So of course, you’ll want to offer member and non-member rates for programs like your annual conference and your professional development and continuing education offerings. Anything that a reasonable person could argue provides a competitive advantage needs to be available to non-members.

Turning to members, how do you know what should be included with membership and what should be offered for an extra charge? Associations are all over the map on this. Some, generally associations operating on a free or freemium membership model, include very little and offer pretty much everything as an upcharge. Conversely, some associations offer the opportunity to choose a “concierge” type level of membership that allows members to write one BIG check and then participate in anything they want to. Most fall somewhere in the middle.

How should you decide?
Programs with low costs, particularly that most members use, are naturals for inclusion in membership. An association I used to work for chose to do this with our online job listings. The staff time to process the listings for display online was more than covered by the listing fees employers paid, so we included free access with membership, and found it had a terrific impact on our retention rate for student and young professional members.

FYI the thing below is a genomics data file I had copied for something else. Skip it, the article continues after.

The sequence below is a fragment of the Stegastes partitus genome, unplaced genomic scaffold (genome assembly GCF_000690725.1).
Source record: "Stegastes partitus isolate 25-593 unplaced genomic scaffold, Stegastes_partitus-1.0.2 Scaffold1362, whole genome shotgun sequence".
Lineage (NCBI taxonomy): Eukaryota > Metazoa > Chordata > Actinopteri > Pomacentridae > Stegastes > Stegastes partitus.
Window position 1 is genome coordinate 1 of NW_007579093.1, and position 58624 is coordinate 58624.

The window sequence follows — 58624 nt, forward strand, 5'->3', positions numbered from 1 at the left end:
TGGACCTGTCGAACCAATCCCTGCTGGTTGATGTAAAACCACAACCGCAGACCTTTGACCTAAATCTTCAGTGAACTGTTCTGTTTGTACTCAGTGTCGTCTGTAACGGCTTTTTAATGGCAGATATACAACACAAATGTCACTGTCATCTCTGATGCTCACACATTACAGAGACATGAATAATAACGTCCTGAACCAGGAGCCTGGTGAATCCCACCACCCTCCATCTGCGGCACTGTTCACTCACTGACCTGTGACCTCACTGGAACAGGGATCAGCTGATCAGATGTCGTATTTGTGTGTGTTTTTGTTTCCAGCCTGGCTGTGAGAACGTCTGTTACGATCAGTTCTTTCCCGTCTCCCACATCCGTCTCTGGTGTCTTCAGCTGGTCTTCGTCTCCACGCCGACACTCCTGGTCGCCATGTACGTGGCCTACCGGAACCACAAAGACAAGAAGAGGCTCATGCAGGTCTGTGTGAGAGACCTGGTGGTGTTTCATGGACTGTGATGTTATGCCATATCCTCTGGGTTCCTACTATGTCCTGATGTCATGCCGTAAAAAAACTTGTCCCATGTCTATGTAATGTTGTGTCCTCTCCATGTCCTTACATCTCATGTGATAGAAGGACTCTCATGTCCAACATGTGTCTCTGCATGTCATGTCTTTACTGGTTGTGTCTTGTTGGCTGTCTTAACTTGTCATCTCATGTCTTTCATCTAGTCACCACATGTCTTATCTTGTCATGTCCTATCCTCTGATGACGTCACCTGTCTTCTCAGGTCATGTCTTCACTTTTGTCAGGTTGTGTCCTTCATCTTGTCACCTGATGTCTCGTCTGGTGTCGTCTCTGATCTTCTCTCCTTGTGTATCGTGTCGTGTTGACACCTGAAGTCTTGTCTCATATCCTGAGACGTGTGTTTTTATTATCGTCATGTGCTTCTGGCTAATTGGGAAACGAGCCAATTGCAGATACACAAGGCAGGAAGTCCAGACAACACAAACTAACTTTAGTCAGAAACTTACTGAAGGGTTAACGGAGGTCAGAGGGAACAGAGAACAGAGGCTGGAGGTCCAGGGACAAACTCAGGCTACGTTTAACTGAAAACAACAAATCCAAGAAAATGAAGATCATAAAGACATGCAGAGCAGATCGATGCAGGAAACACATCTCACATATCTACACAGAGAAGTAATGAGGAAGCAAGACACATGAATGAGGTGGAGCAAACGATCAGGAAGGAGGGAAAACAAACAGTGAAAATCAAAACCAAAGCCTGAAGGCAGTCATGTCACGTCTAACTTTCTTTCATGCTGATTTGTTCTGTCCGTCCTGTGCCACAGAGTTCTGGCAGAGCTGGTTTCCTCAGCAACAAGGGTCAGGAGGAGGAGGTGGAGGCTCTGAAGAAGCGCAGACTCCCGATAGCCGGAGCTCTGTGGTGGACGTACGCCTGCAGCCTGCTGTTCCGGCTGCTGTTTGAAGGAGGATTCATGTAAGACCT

Programs with high costs, or that few members use, are naturals for being offered for an extra fee. The classic example here is your annual conference. Between the facility costs and the speaker fees and the A/V and staff support and the food and beverage, your annual event is probably not cheap, and at least for most associations, a relatively small percentage of your members attend. If you suddenly increased everyone’s dues by $1000 a year and included an annual meeting registration with membership…well, I’ll let you try that first, and do let me know how it turns out.

Most things aren’t that obvious, though. So how do you choose?